Choosing a codec


The State of Video Codecs 2016

015 was a tumultuous year for codecs. HEVC seemed like a sure thing in January, looked to be in trouble in July, but was happily resuscitated in December, albeit with some missing productive months from its useful life. Open source codecs began the year with the entropy normal only in the codec world, as entities with clearly aligned goals evolved in completely different directions. Then, in the rarest of occurrences, the companies reversed course and converged toward a single standard, which almost certainly helped shove HEVC back on its intended path. Along the way, there were some interesting new technologies making the usual bold (and unproven) claims of pristine quality at seemingly impossible data rates (PERSEUS, Tveon). In case you missed it all, here is your codec year in review.

Current Status of HEVC Royalties

This post will quickly summarize the current status of HEVC royalties. There are two existing patent pools. The first was assembled by MPEG LA and calls for royalties of $0.20/unit on encoders and decoders, after a 100,000 de minimus exception, wi...

HEVC Advance Royalties: Onerous or Not?

There has been lots of discussion about how onerous the content royalties proposed by HEVC Advance are for streaming distributors. In this article, I analyze the impact of those royalties on HEVC adoption and usage using two models, the M-Go model, f...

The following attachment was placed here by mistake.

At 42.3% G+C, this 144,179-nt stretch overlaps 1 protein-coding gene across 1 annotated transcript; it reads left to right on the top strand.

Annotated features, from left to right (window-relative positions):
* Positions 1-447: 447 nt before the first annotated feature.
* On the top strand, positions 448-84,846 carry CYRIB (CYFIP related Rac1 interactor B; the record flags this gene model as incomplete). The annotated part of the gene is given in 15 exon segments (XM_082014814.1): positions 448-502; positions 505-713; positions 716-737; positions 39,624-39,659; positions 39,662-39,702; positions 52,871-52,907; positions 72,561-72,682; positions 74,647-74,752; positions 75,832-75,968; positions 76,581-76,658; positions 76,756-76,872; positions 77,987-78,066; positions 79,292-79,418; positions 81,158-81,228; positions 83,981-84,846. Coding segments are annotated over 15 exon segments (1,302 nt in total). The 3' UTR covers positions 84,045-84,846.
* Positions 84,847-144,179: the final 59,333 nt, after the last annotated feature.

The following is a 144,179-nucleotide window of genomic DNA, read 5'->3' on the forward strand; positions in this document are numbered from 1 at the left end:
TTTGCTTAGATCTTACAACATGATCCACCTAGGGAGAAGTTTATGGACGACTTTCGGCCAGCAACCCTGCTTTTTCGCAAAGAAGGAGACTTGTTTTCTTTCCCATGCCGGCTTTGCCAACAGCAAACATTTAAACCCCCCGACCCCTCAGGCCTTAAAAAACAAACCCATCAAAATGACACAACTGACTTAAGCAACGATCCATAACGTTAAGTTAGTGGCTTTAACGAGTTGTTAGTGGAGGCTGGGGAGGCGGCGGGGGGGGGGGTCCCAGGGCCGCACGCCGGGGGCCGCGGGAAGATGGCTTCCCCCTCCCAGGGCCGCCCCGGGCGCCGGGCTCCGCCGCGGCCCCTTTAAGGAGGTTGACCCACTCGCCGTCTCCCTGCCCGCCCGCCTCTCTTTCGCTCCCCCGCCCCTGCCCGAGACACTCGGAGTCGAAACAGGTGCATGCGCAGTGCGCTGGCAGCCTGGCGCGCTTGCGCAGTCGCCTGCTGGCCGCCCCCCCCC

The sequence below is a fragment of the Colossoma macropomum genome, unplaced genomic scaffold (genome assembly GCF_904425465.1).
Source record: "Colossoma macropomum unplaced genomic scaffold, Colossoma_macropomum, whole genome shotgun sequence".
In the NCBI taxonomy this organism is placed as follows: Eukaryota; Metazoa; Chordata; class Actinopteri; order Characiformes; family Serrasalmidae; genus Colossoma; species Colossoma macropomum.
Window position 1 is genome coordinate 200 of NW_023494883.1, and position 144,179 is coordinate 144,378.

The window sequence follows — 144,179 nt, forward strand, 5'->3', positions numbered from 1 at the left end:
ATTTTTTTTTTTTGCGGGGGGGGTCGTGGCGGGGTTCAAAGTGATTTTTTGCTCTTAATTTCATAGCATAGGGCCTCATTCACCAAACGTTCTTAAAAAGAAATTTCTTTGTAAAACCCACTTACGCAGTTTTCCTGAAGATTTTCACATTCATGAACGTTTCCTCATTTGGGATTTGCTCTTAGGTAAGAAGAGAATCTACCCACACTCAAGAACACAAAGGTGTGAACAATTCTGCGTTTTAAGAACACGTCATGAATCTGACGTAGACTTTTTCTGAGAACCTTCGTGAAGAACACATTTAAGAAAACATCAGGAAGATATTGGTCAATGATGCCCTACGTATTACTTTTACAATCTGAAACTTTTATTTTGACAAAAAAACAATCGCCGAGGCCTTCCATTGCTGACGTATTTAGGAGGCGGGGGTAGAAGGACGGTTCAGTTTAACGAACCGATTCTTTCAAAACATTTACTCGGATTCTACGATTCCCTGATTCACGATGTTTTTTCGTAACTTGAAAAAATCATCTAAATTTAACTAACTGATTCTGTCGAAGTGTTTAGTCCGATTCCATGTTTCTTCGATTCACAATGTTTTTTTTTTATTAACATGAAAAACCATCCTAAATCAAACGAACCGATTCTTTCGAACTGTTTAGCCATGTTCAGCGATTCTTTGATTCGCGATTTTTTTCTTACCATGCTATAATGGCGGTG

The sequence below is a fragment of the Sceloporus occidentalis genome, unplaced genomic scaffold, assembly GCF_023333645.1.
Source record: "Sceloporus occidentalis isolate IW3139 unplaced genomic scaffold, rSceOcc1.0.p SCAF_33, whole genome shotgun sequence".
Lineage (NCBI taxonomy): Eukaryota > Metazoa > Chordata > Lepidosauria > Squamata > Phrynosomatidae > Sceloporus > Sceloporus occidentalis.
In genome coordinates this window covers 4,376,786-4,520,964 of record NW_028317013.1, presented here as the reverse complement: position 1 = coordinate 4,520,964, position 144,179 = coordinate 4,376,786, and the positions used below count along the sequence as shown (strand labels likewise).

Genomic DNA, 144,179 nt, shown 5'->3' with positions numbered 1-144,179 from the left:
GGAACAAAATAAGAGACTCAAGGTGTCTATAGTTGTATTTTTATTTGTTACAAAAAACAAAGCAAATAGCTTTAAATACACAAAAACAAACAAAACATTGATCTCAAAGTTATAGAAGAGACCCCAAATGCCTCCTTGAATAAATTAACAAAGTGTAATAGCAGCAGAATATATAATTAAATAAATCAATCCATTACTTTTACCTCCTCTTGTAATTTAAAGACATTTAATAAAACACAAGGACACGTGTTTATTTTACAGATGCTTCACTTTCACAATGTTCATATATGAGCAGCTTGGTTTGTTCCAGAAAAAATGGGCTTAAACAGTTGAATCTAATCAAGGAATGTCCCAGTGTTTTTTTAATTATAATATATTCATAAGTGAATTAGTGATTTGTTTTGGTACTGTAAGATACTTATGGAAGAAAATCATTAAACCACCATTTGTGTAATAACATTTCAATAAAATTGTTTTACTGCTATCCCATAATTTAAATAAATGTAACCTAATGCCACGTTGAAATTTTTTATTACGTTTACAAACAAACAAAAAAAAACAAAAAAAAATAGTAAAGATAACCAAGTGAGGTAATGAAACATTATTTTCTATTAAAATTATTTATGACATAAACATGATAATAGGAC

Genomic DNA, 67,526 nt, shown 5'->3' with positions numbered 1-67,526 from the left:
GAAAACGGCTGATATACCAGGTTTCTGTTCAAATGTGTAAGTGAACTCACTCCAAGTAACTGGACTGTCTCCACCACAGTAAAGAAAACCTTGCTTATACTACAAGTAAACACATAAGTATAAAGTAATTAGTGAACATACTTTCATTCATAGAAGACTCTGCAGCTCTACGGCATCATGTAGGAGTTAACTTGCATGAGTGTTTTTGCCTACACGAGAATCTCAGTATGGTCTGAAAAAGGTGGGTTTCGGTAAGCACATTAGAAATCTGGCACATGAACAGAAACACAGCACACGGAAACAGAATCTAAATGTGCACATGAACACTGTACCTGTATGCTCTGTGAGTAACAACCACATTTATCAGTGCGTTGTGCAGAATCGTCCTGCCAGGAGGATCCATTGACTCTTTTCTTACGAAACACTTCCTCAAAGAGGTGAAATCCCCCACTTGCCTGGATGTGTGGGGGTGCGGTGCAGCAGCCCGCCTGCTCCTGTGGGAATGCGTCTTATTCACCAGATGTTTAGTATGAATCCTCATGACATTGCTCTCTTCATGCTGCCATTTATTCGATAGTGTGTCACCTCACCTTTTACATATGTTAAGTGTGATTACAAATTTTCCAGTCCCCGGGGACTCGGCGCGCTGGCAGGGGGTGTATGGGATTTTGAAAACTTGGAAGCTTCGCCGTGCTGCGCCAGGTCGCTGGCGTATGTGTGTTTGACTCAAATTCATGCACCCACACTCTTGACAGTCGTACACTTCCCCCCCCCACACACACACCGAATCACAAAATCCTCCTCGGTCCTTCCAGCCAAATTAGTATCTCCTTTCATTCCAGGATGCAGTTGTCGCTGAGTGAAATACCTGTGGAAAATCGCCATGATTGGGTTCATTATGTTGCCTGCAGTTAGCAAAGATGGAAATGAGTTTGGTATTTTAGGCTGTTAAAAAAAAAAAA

HEVC Advance: What Do the Royalties Mean for Video Publishers?

HEVC Advance shook up the codec world when they announced proposed royalty policies in July, 2015, that included much higher hardware royalties then MPEG LA is seeking, without a cap, as well as royalties on content. In this article on streaming me...

VP9 vs. HEVC Quality Comparison is up on StreamingMedia.com

My article, The Great UHD Codec Debate: Google's VP9 vs. HEVC/H.265, is up on Streaming Media. Here's the intro that describes what I tried to do. As of today, the great UHD codec debate involves two main participants: Google’s VP9 and HEVC/H.265. ...

The State of Video Codecs 2015

My article, The State of Video Codecs 2015, from the Streaming Media Sourcebook, is up on StreamingMedia.com. Here are the first few paragraphs to let you know what I covered.  Video compression is the critical enabler of all video streaming, and to...

Microsoft Dooms HEVC to Obscurity (by including it in Windows 10)

I'm not one to go negative, but when I saw that Microsoft was including HEVC in Windows 10, scheduled for release in 2015, I just had to laugh. Over two years after Windows 8 shipped, I still use it only when I absolutely have to. The most ardent rec...

More on MPEG LA HEVC Royalty Policy

My recent column, MPEG LA's HEVC Licensing Terms Are Flawed, Will Prevent Adoption, has generated lots of comments in the LinkedIn HEVC/H.265 Group. One comment, from Anthony Mai, sparked a lengthy response, which I wanted to share. By way of backgro...

MPEG LA's HEVC Licensing Terms Are Flawed, Will Prevent Adoption

The more I think about MPEG LA's proposed HEVC royalty policy, the more I think it's flawed, primarily because there's no incentive for Adobe to pay $25 million to add HEVC playback to Flash. Why is this important? Because Flash is still the only del...

Simple Survey on HEVC Data Rates

One of the benefits of HEVC is supposed to be that it delivers the same quality of H.264 at 50% of the data rate. However, since there’s little data rate standardization, it’s tough to tell what that means. After all, it means one thing if you pr...